Save Money, Shop Bulk: A Guide to Dried Beans


You’re on a tight budget and need a cheap, convenient source of protein.

You want to meet your health goals, and you’re looking for healthy, tasty food that keeps you full for hours.

You’re a vegetarian trying to increase your intake of plant-based protein.

If you fit into these categories, you may not think beans are the answer; however, beans are one of the cheapest, most customizable, and healthiest proteins on the market. For thousands of years, they have been incorporated into dishes globally, and unlike many other plant-based products, dried beans are widely available all year.

Nutrition Benefits of Beans

Beyond protein, beans are a good source of fiber, with one cup containing approximately 15 grams. Fiber is a type of carbohydrate that can prevent constipation, decrease cholesterol, help control blood sugar, and lead to increased feelings of fullness after eating. Less than 10% of the US population meets the recommended daily fiber intake. Adding beans is an easy and convenient way to increase fiber intake. 

Beans are packed with vitamins and minerals, including folate, iron, and antioxidants. Eating more beans can help reduce the risk of anemia, especially for those who follow a plant-based diet that is naturally lower in iron, as iron helps transport oxygen through the blood.

Are Canned Beans or Dried Beans Better?

When it comes to the benefits of beans, you may wonder whether canned or dried beans are better. Let’s find out.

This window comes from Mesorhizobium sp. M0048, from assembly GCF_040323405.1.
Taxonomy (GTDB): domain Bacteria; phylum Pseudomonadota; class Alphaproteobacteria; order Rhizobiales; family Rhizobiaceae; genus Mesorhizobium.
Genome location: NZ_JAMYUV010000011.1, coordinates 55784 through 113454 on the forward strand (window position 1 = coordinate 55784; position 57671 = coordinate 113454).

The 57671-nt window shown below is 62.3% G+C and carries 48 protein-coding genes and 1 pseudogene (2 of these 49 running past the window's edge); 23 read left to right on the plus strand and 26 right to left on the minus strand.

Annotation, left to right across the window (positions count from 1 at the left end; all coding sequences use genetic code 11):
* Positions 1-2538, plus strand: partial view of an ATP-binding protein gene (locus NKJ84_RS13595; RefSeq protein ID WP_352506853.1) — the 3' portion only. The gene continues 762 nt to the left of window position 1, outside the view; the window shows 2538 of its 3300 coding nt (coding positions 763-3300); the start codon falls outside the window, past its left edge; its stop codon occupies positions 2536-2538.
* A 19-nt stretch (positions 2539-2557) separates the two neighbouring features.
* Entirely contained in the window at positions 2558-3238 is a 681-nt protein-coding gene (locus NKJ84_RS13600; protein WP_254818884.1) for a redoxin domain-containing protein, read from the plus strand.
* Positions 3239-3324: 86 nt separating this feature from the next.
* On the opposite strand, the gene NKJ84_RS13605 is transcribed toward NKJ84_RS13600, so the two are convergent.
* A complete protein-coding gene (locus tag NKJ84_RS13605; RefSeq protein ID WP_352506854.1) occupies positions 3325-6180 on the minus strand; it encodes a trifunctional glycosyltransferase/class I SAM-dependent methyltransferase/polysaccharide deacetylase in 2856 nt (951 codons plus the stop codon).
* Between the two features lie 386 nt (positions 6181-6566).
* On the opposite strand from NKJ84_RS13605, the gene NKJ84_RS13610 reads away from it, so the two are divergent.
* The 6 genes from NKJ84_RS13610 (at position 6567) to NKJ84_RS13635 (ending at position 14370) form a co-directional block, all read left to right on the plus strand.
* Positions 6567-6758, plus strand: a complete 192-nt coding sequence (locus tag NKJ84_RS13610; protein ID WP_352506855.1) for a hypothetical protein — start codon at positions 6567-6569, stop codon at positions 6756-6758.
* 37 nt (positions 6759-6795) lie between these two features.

TypeAverage Cost Per Ounce
Dried beans, 20 lb (generic brand)$0.05
Canned beans, (generic brand)$0.06
Canned beans, name brand$0.09

*Prices from, 3/21/2024

Sodium content

Canned beans usually contain more sodium than dried beans. However, it is becoming increasingly easier to find low-sodium or even no salt added versions of popular bean varieties such as black beans, chickpeas, and pinto. Additionally, they are often offered at the same price as regular. If you cannot find this option at your store, we recommend draining and rinsing your canned beans to reduce up to 30% of the sodium content.

On the other hand, dried beans are 100% free from added sodium and preservatives, making it easier for consumers to control their salt intake.


Dried beans provide the freedom to experiment with new cooking methods and seasonings, as opposed to pre-cooked canned beans. Add seasonings or low-sodium broth as the beans cook to flavor the final dish. 

In addition, dried beans are dehydrated shortly after harvesting, producing a fresher-tasting bean than canned varieties.


Dried beans often have a firmer texture than canned beans since they do not have to go under the heat treatment that canned beans do, which can contribute to a softer texture. 

Buying in bulk